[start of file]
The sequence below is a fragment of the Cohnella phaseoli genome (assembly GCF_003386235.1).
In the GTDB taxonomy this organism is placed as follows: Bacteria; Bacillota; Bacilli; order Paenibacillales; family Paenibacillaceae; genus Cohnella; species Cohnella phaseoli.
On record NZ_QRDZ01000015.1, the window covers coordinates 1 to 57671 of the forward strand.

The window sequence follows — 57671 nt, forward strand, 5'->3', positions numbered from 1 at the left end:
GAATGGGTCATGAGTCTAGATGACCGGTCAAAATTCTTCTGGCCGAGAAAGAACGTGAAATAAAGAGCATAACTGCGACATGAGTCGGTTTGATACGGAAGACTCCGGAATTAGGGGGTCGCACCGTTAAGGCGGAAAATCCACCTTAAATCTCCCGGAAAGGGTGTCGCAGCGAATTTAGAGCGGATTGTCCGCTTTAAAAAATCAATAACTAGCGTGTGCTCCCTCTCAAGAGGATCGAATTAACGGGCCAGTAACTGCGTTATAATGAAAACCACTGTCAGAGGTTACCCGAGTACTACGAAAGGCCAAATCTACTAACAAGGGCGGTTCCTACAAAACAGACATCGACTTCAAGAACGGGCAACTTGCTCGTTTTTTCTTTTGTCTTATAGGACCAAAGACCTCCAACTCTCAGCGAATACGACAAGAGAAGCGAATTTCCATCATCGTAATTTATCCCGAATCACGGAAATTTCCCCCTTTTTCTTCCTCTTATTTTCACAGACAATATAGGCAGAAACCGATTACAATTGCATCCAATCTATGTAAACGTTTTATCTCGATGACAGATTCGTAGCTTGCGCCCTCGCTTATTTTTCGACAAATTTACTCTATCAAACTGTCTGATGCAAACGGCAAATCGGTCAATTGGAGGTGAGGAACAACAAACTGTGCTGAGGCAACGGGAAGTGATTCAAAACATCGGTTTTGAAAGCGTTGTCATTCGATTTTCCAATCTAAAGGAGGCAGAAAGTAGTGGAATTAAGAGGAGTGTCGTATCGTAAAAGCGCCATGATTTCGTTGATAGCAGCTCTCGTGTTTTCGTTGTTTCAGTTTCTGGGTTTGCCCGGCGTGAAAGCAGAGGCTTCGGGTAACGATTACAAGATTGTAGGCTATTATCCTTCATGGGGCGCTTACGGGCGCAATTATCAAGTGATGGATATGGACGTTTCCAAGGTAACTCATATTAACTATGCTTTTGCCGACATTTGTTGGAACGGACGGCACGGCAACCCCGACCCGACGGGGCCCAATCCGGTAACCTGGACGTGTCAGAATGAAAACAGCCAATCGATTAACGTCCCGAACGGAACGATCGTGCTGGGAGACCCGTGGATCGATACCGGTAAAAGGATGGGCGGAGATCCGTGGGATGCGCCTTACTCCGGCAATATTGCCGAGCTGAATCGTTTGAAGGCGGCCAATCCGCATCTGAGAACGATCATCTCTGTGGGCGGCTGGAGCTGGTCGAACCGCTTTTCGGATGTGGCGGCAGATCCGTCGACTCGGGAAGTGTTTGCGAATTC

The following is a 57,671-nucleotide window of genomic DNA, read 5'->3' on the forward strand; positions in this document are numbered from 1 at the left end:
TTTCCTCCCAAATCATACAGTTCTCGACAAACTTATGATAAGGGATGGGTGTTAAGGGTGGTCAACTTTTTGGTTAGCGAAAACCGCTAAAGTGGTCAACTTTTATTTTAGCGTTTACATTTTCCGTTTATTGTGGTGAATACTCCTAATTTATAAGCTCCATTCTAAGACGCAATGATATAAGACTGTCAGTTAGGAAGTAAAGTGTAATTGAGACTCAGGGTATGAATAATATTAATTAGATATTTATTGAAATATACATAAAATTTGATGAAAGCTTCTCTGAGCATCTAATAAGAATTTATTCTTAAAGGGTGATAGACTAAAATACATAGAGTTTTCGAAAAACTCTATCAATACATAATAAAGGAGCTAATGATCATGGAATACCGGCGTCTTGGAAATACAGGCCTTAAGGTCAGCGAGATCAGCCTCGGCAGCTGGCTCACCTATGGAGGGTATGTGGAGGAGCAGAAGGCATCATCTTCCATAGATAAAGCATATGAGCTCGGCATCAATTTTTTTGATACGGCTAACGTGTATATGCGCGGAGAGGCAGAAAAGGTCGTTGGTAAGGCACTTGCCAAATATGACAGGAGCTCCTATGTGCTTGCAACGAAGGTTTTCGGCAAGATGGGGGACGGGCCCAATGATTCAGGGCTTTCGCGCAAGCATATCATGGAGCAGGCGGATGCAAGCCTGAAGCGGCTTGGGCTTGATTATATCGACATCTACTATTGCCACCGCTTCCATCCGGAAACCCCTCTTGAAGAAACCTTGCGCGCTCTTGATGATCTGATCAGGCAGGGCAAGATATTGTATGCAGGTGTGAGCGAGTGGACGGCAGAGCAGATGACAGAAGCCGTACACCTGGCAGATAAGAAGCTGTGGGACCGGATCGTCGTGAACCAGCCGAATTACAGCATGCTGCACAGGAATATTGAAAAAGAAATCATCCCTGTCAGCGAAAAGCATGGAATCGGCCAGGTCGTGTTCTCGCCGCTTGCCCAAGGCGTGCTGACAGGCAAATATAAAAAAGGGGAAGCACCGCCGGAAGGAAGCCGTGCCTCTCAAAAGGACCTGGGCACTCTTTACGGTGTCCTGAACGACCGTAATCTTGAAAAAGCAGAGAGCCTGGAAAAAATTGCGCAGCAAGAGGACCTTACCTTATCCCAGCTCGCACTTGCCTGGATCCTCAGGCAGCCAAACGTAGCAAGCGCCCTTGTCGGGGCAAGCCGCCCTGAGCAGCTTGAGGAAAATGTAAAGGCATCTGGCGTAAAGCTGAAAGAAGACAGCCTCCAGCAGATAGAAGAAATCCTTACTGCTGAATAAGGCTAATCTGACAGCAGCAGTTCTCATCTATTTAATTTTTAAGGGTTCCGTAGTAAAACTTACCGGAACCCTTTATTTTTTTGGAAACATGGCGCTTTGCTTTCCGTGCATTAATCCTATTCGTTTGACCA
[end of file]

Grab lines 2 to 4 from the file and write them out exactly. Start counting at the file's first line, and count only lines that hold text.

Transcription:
In the GTDB taxonomy this organism is placed as follows: Bacteria; Bacillota; Bacilli; order Paenibacillales; family Paenibacillaceae; genus Cohnella; species Cohnella phaseoli.
On record NZ_QRDZ01000015.1, the window covers coordinates 1 to 57671 of the forward strand.

The window sequence follows — 57671 nt, forward strand, 5'->3', positions numbered from 1 at the left end: